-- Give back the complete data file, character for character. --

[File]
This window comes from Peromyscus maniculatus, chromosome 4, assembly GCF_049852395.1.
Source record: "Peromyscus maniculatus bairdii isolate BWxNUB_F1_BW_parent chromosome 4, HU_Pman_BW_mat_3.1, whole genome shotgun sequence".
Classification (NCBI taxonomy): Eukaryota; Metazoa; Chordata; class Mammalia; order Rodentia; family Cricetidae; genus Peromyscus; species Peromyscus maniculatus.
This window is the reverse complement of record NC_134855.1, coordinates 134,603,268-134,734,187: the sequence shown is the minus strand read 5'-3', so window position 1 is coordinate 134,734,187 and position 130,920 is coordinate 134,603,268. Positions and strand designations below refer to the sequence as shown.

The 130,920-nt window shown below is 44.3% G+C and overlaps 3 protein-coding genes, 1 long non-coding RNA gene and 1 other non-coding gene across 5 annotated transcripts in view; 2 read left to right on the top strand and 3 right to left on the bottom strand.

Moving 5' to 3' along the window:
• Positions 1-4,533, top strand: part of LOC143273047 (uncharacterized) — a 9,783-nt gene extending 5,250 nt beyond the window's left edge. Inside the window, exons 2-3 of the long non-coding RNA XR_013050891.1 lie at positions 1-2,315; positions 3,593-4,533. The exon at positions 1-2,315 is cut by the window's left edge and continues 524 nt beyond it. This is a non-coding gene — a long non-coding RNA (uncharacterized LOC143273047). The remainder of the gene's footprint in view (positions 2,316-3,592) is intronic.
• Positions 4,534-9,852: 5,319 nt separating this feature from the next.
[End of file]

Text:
This window comes from Peromyscus maniculatus, chromosome 4, assembly GCF_049852395.1.
Source record: "Peromyscus maniculatus bairdii isolate BWxNUB_F1_BW_parent chromosome 4, HU_Pman_BW_mat_3.1, whole genome shotgun sequence".
Classification (NCBI taxonomy): Eukaryota; Metazoa; Chordata; class Mammalia; order Rodentia; family Cricetidae; genus Peromyscus; species Peromyscus maniculatus.
This window is the reverse complement of record NC_134855.1, coordinates 134,603,268-134,734,187: the sequence shown is the minus strand read 5'-3', so window position 1 is coordinate 134,734,187 and position 130,920 is coordinate 134,603,268. Positions and strand designations below refer to the sequence as shown.

The 130,920-nt window shown below is 44.3% G+C and overlaps 3 protein-coding genes, 1 long non-coding RNA gene and 1 other non-coding gene across 5 annotated transcripts in view; 2 read left to right on the top strand and 3 right to left on the bottom strand.

Moving 5' to 3' along the window:
• Positions 1-4,533, top strand: part of LOC143273047 (uncharacterized) — a 9,783-nt gene extending 5,250 nt beyond the window's left edge. Inside the window, exons 2-3 of the long non-coding RNA XR_013050891.1 lie at positions 1-2,315; positions 3,593-4,533. The exon at positions 1-2,315 is cut by the window's left edge and continues 524 nt beyond it. This is a non-coding gene — a long non-coding RNA (uncharacterized LOC143273047). The remainder of the gene's footprint in view (positions 2,316-3,592) is intronic.
• Positions 4,534-9,852: 5,319 nt separating this feature from the next.